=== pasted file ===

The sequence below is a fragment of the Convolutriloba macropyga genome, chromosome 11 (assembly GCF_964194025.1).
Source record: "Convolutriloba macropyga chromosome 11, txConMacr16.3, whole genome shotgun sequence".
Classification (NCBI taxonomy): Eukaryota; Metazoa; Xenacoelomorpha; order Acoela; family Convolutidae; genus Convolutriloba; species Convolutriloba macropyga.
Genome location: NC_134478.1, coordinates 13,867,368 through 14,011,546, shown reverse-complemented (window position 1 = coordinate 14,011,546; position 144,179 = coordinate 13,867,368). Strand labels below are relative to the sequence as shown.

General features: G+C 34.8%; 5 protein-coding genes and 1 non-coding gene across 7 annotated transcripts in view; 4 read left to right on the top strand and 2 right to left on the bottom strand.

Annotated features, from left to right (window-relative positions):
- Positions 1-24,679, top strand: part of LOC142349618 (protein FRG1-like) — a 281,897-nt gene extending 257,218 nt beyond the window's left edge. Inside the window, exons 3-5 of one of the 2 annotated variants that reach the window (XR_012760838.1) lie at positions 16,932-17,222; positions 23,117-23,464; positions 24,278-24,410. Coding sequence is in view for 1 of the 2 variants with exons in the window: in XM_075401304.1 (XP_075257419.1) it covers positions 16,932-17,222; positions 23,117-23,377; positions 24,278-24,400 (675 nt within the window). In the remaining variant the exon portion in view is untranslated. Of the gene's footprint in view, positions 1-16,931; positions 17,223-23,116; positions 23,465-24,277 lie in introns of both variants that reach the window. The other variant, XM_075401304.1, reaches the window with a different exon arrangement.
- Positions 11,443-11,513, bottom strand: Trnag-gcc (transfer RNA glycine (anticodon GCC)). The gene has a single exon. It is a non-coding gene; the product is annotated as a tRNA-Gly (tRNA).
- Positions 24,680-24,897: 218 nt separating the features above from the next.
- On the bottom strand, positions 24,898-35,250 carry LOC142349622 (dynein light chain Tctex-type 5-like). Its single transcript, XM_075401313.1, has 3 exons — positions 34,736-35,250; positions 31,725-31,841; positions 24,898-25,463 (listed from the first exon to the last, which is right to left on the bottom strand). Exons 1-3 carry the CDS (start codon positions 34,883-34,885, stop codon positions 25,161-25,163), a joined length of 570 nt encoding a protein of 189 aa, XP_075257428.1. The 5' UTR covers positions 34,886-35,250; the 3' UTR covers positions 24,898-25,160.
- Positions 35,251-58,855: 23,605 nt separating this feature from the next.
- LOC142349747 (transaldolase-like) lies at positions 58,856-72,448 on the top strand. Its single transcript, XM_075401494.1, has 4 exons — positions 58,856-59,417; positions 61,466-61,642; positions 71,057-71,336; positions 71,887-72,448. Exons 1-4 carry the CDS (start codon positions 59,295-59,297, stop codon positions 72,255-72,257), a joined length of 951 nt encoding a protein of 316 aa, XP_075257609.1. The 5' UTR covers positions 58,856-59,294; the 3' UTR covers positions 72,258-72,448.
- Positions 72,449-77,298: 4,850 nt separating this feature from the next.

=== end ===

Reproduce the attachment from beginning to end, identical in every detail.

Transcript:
The sequence below is a fragment of the Convolutriloba macropyga genome, chromosome 11 (assembly GCF_964194025.1).
Source record: "Convolutriloba macropyga chromosome 11, txConMacr16.3, whole genome shotgun sequence".
Classification (NCBI taxonomy): Eukaryota; Metazoa; Xenacoelomorpha; order Acoela; family Convolutidae; genus Convolutriloba; species Convolutriloba macropyga.
Genome location: NC_134478.1, coordinates 13,867,368 through 14,011,546, shown reverse-complemented (window position 1 = coordinate 14,011,546; position 144,179 = coordinate 13,867,368). Strand labels below are relative to the sequence as shown.

General features: G+C 34.8%; 5 protein-coding genes and 1 non-coding gene across 7 annotated transcripts in view; 4 read left to right on the top strand and 2 right to left on the bottom strand.

Annotated features, from left to right (window-relative positions):
- Positions 1-24,679, top strand: part of LOC142349618 (protein FRG1-like) — a 281,897-nt gene extending 257,218 nt beyond the window's left edge. Inside the window, exons 3-5 of one of the 2 annotated variants that reach the window (XR_012760838.1) lie at positions 16,932-17,222; positions 23,117-23,464; positions 24,278-24,410. Coding sequence is in view for 1 of the 2 variants with exons in the window: in XM_075401304.1 (XP_075257419.1) it covers positions 16,932-17,222; positions 23,117-23,377; positions 24,278-24,400 (675 nt within the window). In the remaining variant the exon portion in view is untranslated. Of the gene's footprint in view, positions 1-16,931; positions 17,223-23,116; positions 23,465-24,277 lie in introns of both variants that reach the window. The other variant, XM_075401304.1, reaches the window with a different exon arrangement.
- Positions 11,443-11,513, bottom strand: Trnag-gcc (transfer RNA glycine (anticodon GCC)). The gene has a single exon. It is a non-coding gene; the product is annotated as a tRNA-Gly (tRNA).
- Positions 24,680-24,897: 218 nt separating the features above from the next.
- On the bottom strand, positions 24,898-35,250 carry LOC142349622 (dynein light chain Tctex-type 5-like). Its single transcript, XM_075401313.1, has 3 exons — positions 34,736-35,250; positions 31,725-31,841; positions 24,898-25,463 (listed from the first exon to the last, which is right to left on the bottom strand). Exons 1-3 carry the CDS (start codon positions 34,883-34,885, stop codon positions 25,161-25,163), a joined length of 570 nt encoding a protein of 189 aa, XP_075257428.1. The 5' UTR covers positions 34,886-35,250; the 3' UTR covers positions 24,898-25,160.
- Positions 35,251-58,855: 23,605 nt separating this feature from the next.
- LOC142349747 (transaldolase-like) lies at positions 58,856-72,448 on the top strand. Its single transcript, XM_075401494.1, has 4 exons — positions 58,856-59,417; positions 61,466-61,642; positions 71,057-71,336; positions 71,887-72,448. Exons 1-4 carry the CDS (start codon positions 59,295-59,297, stop codon positions 72,255-72,257), a joined length of 951 nt encoding a protein of 316 aa, XP_075257609.1. The 5' UTR covers positions 58,856-59,294; the 3' UTR covers positions 72,258-72,448.
- Positions 72,449-77,298: 4,850 nt separating this feature from the next.